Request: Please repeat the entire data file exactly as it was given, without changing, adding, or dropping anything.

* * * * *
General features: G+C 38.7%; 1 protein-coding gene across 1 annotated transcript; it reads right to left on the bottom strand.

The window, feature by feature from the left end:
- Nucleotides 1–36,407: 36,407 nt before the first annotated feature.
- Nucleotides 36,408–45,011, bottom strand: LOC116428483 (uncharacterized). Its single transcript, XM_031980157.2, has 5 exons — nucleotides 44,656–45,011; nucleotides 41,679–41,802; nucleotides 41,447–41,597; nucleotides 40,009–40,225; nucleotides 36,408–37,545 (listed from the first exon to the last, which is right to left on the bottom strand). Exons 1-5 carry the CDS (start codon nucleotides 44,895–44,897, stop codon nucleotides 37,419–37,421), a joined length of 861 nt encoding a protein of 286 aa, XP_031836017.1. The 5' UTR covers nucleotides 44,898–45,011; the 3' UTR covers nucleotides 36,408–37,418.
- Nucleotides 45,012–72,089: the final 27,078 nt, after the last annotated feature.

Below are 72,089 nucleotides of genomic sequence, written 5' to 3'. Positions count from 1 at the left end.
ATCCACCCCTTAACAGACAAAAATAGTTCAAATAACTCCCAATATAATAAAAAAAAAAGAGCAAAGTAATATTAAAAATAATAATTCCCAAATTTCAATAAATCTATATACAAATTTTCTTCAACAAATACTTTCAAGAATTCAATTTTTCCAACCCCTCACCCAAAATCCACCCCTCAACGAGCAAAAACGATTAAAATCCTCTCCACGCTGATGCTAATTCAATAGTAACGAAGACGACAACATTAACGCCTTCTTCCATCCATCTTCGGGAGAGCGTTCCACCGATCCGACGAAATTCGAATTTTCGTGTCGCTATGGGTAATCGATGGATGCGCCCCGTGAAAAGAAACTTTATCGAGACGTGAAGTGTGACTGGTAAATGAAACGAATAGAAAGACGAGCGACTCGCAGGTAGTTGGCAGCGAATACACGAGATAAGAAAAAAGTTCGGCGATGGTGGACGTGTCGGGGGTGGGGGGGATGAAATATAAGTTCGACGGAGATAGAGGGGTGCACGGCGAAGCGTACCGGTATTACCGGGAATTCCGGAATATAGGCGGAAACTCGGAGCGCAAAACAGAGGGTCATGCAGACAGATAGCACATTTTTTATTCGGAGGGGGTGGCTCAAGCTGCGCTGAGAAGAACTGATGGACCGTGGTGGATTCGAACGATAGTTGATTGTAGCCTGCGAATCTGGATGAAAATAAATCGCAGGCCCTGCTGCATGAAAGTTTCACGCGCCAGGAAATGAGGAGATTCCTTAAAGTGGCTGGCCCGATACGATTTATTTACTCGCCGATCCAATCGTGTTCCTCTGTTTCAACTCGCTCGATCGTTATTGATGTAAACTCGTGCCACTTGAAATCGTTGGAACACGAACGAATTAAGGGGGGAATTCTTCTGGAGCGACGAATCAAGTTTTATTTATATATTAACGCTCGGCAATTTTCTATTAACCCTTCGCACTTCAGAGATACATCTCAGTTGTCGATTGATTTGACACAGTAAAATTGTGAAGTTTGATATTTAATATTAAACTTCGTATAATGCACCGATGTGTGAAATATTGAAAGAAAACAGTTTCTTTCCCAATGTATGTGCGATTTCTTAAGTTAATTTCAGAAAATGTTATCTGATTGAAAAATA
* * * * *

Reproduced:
General features: G+C 38.7%; 1 protein-coding gene across 1 annotated transcript; it reads right to left on the bottom strand.

The window, feature by feature from the left end:
- Nucleotides 1–36,407: 36,407 nt before the first annotated feature.
- Nucleotides 36,408–45,011, bottom strand: LOC116428483 (uncharacterized). Its single transcript, XM_031980157.2, has 5 exons — nucleotides 44,656–45,011; nucleotides 41,679–41,802; nucleotides 41,447–41,597; nucleotides 40,009–40,225; nucleotides 36,408–37,545 (listed from the first exon to the last, which is right to left on the bottom strand). Exons 1-5 carry the CDS (start codon nucleotides 44,895–44,897, stop codon nucleotides 37,419–37,421), a joined length of 861 nt encoding a protein of 286 aa, XP_031836017.1. The 5' UTR covers nucleotides 44,898–45,011; the 3' UTR covers nucleotides 36,408–37,418.
- Nucleotides 45,012–72,089: the final 27,078 nt, after the last annotated feature.

Below are 72,089 nucleotides of genomic sequence, written 5' to 3'. Positions count from 1 at the left end.
ATCCACCCCTTAACAGACAAAAATAGTTCAAATAACTCCCAATATAATAAAAAAAAAAGAGCAAAGTAATATTAAAAATAATAATTCCCAAATTTCAATAAATCTATATACAAATTTTCTTCAACAAATACTTTCAAGAATTCAATTTTTCCAACCCCTCACCCAAAATCCACCCCTCAACGAGCAAAAACGATTAAAATCCTCTCCACGCTGATGCTAATTCAATAGTAACGAAGACGACAACATTAACGCCTTCTTCCATCCATCTTCGGGAGAGCGTTCCACCGATCCGACGAAATTCGAATTTTCGTGTCGCTATGGGTAATCGATGGATGCGCCCCGTGAAAAGAAACTTTATCGAGACGTGAAGTGTGACTGGTAAATGAAACGAATAGAAAGACGAGCGACTCGCAGGTAGTTGGCAGCGAATACACGAGATAAGAAAAAAGTTCGGCGATGGTGGACGTGTCGGGGGTGGGGGGGATGAAATATAAGTTCGACGGAGATAGAGGGGTGCACGGCGAAGCGTACCGGTATTACCGGGAATTCCGGAATATAGGCGGAAACTCGGAGCGCAAAACAGAGGGTCATGCAGACAGATAGCACATTTTTTATTCGGAGGGGGTGGCTCAAGCTGCGCTGAGAAGAACTGATGGACCGTGGTGGATTCGAACGATAGTTGATTGTAGCCTGCGAATCTGGATGAAAATAAATCGCAGGCCCTGCTGCATGAAAGTTTCACGCGCCAGGAAATGAGGAGATTCCTTAAAGTGGCTGGCCCGATACGATTTATTTACTCGCCGATCCAATCGTGTTCCTCTGTTTCAACTCGCTCGATCGTTATTGATGTAAACTCGTGCCACTTGAAATCGTTGGAACACGAACGAATTAAGGGGGGAATTCTTCTGGAGCGACGAATCAAGTTTTATTTATATATTAACGCTCGGCAATTTTCTATTAACCCTTCGCACTTCAGAGATACATCTCAGTTGTCGATTGATTTGACACAGTAAAATTGTGAAGTTTGATATTTAATATTAAACTTCGTATAATGCACCGATGTGTGAAATATTGAAAGAAAACAGTTTCTTTCCCAATGTATGTGCGATTTCTTAAGTTAATTTCAGAAAATGTTATCTGATTGAAAAATA